Looking back to look forward

In short, climate change, sea-level rise and an increase in the frequency and intensity of extreme weather events are likely to exacerbate megacity vulnerabilities, and we need to better understand how that will affect local, national, regional and international security, in order to design better policy responses.

Over the course of the next year, I will contribute a series of articles to the Center for Climate and Security on this set of issues. The series will aim to illuminate a significant threat that strategic planning and policy professionals have only recently begun to consider.

 
 
OK, so was hoping my first notes would be about some profound event.  Especially after this week; Iran seizing cargo ships, EMP worries in the WSJ, Taliban offensive in Afghanistan, earthquake in Nepal, a volcano in Chile, and now an underwater volcano off the Oregon Coast.  But no, my worries today, outside of taking the red-eye back east is Leadership (or the lack of it).   Leadership is always a funny thing.  Some believe it is about calm cool management, others think its making a decision - right, wrong or indifferent but make a decision.  It is really a combination of a bunch of learned skill sets - and personality traits that allow a leader / manager (hate that word) to provide vision, guidance, mentorship, and a framework that rewards good behavior and effort, and limits stressors or mitigates risk (but not risk averse).  Good leaders do not want "yes" men and women, good leaders understand perfection is really not "reality" 80-90 percent is probably the best we can hope for, good leaders compromise - but don't give up everything, good leaders communicate well (which leads to effective collaboration and "buy-in"), good leaders understand their people, good leaders are team players (or at least can make the change if their personality is something different) and good leaders understand their own flaws and weaknesses.   It is those things combined with humility, intelligence, drive and dedication to ones peers, seniors, and subordinates that make one at least an effective leader.  Time and life experience plays a significant role as does your operational environment.  SO Why have I brought this all up, well I have just spent the last 6 years post Army dealing with a bunch of people in "leadership" positions that have no understanding what it takes to be an effective one or what it is.   The last two firms I worked for had people in power that lacked vision, didn't understand their current operating environment, claimed loyalty to their people when they had none, squandered advantage, and when it was all staring them in the face, they still didn't take advice.  Mind you not just mine, but the advice of other very smart people (I am not really all that smart or intellectually deep).  Both organizations made significant money very rapidly, and believed it was their personal intellect and  ideas that won them the business.  No it was a painful series of USG funding in a significant time of US military intervention with an underprepared military.  My thoughts out of this are, good leaders are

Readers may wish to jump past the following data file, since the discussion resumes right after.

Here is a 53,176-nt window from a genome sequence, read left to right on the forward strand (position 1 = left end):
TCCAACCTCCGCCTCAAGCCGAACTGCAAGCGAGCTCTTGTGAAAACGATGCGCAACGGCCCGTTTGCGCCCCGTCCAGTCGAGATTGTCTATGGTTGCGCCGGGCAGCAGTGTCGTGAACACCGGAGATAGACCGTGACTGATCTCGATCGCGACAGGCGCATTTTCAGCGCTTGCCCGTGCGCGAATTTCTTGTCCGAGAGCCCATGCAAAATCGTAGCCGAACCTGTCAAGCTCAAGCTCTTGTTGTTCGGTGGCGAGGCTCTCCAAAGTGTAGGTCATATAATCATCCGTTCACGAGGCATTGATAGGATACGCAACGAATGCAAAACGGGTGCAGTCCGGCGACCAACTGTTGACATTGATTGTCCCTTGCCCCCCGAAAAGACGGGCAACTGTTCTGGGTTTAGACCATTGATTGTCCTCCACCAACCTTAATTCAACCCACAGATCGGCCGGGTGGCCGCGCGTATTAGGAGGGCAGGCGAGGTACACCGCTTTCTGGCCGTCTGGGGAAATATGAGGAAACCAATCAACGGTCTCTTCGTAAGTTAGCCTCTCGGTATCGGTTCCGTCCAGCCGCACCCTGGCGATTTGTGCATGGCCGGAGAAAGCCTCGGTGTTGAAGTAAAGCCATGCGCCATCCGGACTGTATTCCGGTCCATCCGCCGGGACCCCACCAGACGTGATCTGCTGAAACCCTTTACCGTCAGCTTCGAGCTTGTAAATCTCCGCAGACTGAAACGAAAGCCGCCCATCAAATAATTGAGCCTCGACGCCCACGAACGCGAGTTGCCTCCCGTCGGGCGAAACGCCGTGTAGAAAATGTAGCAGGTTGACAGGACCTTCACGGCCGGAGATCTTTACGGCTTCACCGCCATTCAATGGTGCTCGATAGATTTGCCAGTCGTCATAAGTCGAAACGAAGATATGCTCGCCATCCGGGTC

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    I am a retired US Army Officer with a deep desire to understand our global condition. Not only do I worry about that global condition , I worry that the rhetoric is much worse in many cases than the actual condition.  I love the Pats, car racing, and have been accused of being a bit liberal.  
    BTW my dad is the good looking guy standing 3rd from the right, in all his glory as a turret gunner on a TBF in the South Pacific in 1943.